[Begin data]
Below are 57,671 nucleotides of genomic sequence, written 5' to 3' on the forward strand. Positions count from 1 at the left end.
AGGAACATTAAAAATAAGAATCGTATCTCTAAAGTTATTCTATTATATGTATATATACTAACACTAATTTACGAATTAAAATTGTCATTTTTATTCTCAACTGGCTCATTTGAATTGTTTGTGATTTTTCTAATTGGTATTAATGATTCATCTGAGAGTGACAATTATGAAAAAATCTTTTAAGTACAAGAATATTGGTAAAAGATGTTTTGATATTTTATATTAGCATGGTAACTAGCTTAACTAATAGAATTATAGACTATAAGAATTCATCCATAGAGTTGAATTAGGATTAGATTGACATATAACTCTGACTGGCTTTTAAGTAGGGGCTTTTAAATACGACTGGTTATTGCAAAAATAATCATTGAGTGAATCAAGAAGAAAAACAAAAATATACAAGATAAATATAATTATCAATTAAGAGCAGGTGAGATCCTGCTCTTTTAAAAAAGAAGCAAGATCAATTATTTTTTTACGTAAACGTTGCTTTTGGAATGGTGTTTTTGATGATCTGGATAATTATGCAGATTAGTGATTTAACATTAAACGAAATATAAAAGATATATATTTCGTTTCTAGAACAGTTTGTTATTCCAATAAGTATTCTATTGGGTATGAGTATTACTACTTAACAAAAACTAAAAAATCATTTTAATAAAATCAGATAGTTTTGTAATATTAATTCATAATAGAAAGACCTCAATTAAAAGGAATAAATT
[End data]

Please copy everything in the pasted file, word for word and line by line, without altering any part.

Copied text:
Below are 57,671 nucleotides of genomic sequence, written 5' to 3' on the forward strand. Positions count from 1 at the left end.
AGGAACATTAAAAATAAGAATCGTATCTCTAAAGTTATTCTATTATATGTATATATACTAACACTAATTTACGAATTAAAATTGTCATTTTTATTCTCAACTGGCTCATTTGAATTGTTTGTGATTTTTCTAATTGGTATTAATGATTCATCTGAGAGTGACAATTATGAAAAAATCTTTTAAGTACAAGAATATTGGTAAAAGATGTTTTGATATTTTATATTAGCATGGTAACTAGCTTAACTAATAGAATTATAGACTATAAGAATTCATCCATAGAGTTGAATTAGGATTAGATTGACATATAACTCTGACTGGCTTTTAAGTAGGGGCTTTTAAATACGACTGGTTATTGCAAAAATAATCATTGAGTGAATCAAGAAGAAAAACAAAAATATACAAGATAAATATAATTATCAATTAAGAGCAGGTGAGATCCTGCTCTTTTAAAAAAGAAGCAAGATCAATTATTTTTTTACGTAAACGTTGCTTTTGGAATGGTGTTTTTGATGATCTGGATAATTATGCAGATTAGTGATTTAACATTAAACGAAATATAAAAGATATATATTTCGTTTCTAGAACAGTTTGTTATTCCAATAAGTATTCTATTGGGTATGAGTATTACTACTTAACAAAAACTAAAAAATCATTTTAATAAAATCAGATAGTTTTGTAATATTAATTCATAATAGAAAGACCTCAATTAAAAGGAATAAATT